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Arctic Blast 2001

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The other nick name for this bright orange crusty lichen is jewel lichen much easier to pronounce than it’s official scientific name Xanthoria (pronounced zan-THOR-ee-aa).


The tulip of the North is none other than that greyish -- sometimes even sticky stuff -- you know from home as FUNGUS. Or actually it is a type of fungus called LICHEN (pronounced LiKE-en, sometimes LITCH-en ).

Xanthoria Lichen

A bewildering carpet of bursting colors in a dazzling array of reds, violets, scarlet, yellow and delicate shapes. This is the Arctic. See, the arctic tundra is not as most people think a colorless place -- White, white as far as your eye stretches in the winter and dull shades of brown and dusty green in the summertime. On the contrary it is a colorful place.

Lichen range in size
from an ant to an
elephant -- less than
1 mm (4/100 in) to
more than 3 m (10 ft)


Lichens are virtually indestructible and grow in funky places. No place is too cold, to dry or too hot for Lichens to grow. They have even survived at minus 460 degrees F (-273 C) -- absolute zero. As an example the eye-catching orange ones you see on the picture above prefers to grow throughout the arctic on rocky surfaces and old bones that have been soiled by pikas, arctic squirrels and bird droppings!

Why? Well, small mammals and birds of course like to use rocks and anything else sticking up from the flat tundra as an outlook post -- just like they use trees further South. And of course, they like to mark their favorite post. As such over time these spots become soaked in urine which is high in nitrogen and this particular lichen finds that to be perfect for growing on such nitrogen-enriched rocks.

The Polar Inuit of Northern Greenland calls them sunain anak, meaning the sun’s excrement!

Click Here to Watch!


Besides growing on rocks, lichen also settle on bark, bones, discarded antlers, old, metal artifacts and even dung!

With more than a 1000 of its kind growing in  North America, Arctic Lichen is the most dominant plant of the continent. One of the oldest and toughest plants on earth, this strange hardy plant is actually the number one player in the plant world with roughly 20,000 of its kind worldwide.

But the fungus is not doing it all alone! See, you can kind of think of the lichen as a living prison cell. Inside this tough adaptable plant structure lives an algae which is kind of prisoner of the fungus -- a relationship biologists call controlled parasitism. Most lichens are three-layered organisms, with an algae layer sandwiched between two layers of fungus. The chlorophyll-rich algae produces the food (sugar) for the lichen through photosynthesis.

Click Here to Watch!
Image link
in courtesy of NACSE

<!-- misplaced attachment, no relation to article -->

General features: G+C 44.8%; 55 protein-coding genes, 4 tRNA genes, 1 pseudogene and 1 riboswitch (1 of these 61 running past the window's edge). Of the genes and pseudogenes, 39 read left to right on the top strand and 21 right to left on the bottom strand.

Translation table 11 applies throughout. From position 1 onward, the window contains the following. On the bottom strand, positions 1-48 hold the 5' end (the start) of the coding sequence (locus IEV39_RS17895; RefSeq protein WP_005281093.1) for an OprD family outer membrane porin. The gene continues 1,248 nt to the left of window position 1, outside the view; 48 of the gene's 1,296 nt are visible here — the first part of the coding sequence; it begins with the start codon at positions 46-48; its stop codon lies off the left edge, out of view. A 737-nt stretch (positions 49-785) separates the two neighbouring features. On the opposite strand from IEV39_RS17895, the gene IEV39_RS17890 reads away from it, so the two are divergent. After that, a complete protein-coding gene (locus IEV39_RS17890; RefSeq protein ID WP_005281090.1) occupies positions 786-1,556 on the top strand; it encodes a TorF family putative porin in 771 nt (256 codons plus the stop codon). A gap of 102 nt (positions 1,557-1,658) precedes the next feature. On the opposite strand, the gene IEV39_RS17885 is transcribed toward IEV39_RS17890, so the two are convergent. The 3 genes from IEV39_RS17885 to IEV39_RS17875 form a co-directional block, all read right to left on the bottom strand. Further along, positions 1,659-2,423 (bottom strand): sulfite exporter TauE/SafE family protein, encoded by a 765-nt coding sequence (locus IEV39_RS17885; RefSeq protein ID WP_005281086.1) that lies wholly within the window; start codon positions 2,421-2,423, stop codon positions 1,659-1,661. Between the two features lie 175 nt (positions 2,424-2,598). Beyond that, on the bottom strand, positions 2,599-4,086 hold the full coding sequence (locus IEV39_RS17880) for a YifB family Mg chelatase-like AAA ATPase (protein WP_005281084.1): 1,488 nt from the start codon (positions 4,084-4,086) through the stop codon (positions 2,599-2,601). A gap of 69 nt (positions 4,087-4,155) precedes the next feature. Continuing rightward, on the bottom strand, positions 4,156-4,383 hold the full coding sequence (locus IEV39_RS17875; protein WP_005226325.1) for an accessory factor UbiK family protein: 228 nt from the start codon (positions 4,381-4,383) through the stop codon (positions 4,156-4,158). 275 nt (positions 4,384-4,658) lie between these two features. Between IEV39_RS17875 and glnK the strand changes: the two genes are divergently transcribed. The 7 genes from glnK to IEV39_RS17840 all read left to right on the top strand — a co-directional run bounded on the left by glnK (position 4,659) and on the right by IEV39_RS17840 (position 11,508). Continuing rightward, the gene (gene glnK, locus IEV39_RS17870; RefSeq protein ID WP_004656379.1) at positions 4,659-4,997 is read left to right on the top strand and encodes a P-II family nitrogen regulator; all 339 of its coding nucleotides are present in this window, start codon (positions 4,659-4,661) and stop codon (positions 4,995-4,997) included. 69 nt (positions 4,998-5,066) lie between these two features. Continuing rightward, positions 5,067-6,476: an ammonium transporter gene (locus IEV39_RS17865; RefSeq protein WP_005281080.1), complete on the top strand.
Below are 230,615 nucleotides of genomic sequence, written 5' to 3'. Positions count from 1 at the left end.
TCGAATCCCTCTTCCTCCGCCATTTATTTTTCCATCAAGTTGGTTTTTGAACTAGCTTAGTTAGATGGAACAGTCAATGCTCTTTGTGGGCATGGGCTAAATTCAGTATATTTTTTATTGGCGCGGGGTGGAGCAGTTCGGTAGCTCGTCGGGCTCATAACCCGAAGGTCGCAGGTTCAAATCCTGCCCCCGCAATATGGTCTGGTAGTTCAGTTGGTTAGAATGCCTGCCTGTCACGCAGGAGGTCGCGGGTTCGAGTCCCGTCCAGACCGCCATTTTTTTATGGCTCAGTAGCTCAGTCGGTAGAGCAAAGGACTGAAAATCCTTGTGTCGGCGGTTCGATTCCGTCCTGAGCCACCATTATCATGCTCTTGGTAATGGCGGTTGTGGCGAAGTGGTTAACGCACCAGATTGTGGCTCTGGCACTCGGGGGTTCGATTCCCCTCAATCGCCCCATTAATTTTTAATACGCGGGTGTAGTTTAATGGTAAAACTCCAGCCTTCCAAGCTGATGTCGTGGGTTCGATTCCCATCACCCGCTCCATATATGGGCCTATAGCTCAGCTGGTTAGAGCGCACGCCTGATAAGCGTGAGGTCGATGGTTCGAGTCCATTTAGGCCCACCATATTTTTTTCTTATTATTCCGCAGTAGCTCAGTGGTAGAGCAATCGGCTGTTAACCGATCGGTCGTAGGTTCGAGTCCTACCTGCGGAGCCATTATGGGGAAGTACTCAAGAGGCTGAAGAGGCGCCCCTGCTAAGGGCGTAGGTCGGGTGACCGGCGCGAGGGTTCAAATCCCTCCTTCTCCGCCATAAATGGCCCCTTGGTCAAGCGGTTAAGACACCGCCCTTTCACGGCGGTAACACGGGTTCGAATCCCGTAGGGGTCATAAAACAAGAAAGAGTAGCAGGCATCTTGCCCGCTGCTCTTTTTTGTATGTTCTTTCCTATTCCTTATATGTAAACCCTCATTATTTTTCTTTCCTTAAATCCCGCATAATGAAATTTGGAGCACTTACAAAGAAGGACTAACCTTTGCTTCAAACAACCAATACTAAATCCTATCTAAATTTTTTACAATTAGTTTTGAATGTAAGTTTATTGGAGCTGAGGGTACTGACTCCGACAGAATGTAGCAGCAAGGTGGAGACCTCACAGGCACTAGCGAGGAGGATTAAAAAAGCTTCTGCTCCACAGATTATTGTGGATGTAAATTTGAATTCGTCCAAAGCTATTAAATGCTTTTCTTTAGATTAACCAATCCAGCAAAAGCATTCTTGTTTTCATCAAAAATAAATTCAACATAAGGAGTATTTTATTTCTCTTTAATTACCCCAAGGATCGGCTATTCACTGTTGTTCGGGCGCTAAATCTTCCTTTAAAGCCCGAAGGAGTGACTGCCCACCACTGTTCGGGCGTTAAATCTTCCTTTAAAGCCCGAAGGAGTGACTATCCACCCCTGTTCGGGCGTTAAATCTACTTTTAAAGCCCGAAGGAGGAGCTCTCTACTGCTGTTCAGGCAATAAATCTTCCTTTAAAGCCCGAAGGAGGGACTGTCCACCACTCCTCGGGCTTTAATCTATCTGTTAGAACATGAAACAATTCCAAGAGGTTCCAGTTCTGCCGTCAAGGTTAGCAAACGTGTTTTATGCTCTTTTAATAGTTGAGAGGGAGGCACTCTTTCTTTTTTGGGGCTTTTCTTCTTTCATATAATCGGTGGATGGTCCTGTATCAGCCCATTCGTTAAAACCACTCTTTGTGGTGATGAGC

Though it may seem as an odd way of living it apparently works great..Some arctic lichens are thousands of years old, having lived since the earliest days of human civilization. And this actually makes lichen a great tool for scientists!

Scientists use lichen to estimate when glaciers disappeared!! Lichens are colonizers, meaning they are always the first to move into new areas, and they do so fast.

As the glaciers receded, lichen would move into the terrain almost instantly and since scientist have a very good idea of HOW fast the lichens grow they can just measure the size of this colonizer and then from there figure the disappearance of glaciers -- In Canada they found some lichen that had been there for more than 5000 years!


Lichens also serve as indicators of air quality. Lichen have no roots so they take all their moisture and nutritionist from the air and are therefore very sensitive to air pollution, especially automobile exhaust. In their early life stages, they do not tolerate lead; they also retain and register the effects of other heavy metals. For decades, scientists have monitored the health of lichen in order to track effects of acid rain. One place where it proved very helpful was in Sweden.

Besides being pretty, lichen is of great importance in arctic ecosystems, being the chief winter food of reindeer, moose, and caribou. But also for humans it has turned out to be a food source -- "Arctic Salad" which you can actually eat. But remember to cook them first! If not you will probably get nausea and diarrhea as so many other explorers before you. Not because any of the species in the Arctic are poisonous, but most of them contain acids that should be boiled out. The most popular "salad" is a black leathery version growing on rocks called "rock tripe" (Umbilicaria)..As you can imagine it is not too tasty but if you are hungry enough....


Try this FUN 1.2.3..on lichens

Lite Lichenland

Lichen have MANY different ways of living..check it out here

Lichen Lifeforms

Click here to see the many forms and shapes of their body

Lichen Bodies



Lichens are also dye sources; one called archil is used as a food-coloring agent and in chemistry to form litmus. Strips of paper impregnated with a blue or red litmus solution, are used to indicate the presence of an acid or a base in a solution; acids turn blue litmus red, and bases turn red litmus blue.

Learn ALL about lichens - in...(just click on the image)



ALL Above links (and their images) are in courtesy to NACSE - Thank you!

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